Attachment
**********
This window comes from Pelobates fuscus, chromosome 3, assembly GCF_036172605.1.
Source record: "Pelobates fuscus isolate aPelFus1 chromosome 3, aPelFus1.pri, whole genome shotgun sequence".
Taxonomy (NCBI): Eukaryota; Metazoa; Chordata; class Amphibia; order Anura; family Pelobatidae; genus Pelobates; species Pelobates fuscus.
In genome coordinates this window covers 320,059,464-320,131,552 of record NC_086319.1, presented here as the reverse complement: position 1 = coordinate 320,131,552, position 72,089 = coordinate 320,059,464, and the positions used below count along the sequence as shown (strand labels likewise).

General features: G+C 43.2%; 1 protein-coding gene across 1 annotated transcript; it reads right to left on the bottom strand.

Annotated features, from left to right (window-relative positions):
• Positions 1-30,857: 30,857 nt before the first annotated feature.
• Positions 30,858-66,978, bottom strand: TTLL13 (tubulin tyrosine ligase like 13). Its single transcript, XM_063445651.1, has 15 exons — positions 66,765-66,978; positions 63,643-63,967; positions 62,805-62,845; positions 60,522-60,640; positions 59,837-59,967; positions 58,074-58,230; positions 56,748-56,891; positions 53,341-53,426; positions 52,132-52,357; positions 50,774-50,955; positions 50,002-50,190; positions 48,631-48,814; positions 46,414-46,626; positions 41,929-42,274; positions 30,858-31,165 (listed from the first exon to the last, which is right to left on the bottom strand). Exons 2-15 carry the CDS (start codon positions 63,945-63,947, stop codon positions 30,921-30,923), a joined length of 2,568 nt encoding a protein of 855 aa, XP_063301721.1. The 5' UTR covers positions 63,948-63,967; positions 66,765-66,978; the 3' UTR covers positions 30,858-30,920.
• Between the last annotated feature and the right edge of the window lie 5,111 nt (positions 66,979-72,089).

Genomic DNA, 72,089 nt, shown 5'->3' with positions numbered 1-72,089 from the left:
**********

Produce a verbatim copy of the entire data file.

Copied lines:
This window comes from Pelobates fuscus, chromosome 3, assembly GCF_036172605.1.
Source record: "Pelobates fuscus isolate aPelFus1 chromosome 3, aPelFus1.pri, whole genome shotgun sequence".
Taxonomy (NCBI): Eukaryota; Metazoa; Chordata; class Amphibia; order Anura; family Pelobatidae; genus Pelobates; species Pelobates fuscus.
In genome coordinates this window covers 320,059,464-320,131,552 of record NC_086319.1, presented here as the reverse complement: position 1 = coordinate 320,131,552, position 72,089 = coordinate 320,059,464, and the positions used below count along the sequence as shown (strand labels likewise).

General features: G+C 43.2%; 1 protein-coding gene across 1 annotated transcript; it reads right to left on the bottom strand.

Annotated features, from left to right (window-relative positions):
• Positions 1-30,857: 30,857 nt before the first annotated feature.
• Positions 30,858-66,978, bottom strand: TTLL13 (tubulin tyrosine ligase like 13). Its single transcript, XM_063445651.1, has 15 exons — positions 66,765-66,978; positions 63,643-63,967; positions 62,805-62,845; positions 60,522-60,640; positions 59,837-59,967; positions 58,074-58,230; positions 56,748-56,891; positions 53,341-53,426; positions 52,132-52,357; positions 50,774-50,955; positions 50,002-50,190; positions 48,631-48,814; positions 46,414-46,626; positions 41,929-42,274; positions 30,858-31,165 (listed from the first exon to the last, which is right to left on the bottom strand). Exons 2-15 carry the CDS (start codon positions 63,945-63,947, stop codon positions 30,921-30,923), a joined length of 2,568 nt encoding a protein of 855 aa, XP_063301721.1. The 5' UTR covers positions 63,948-63,967; positions 66,765-66,978; the 3' UTR covers positions 30,858-30,920.
• Between the last annotated feature and the right edge of the window lie 5,111 nt (positions 66,979-72,089).

Genomic DNA, 72,089 nt, shown 5'->3' with positions numbered 1-72,089 from the left: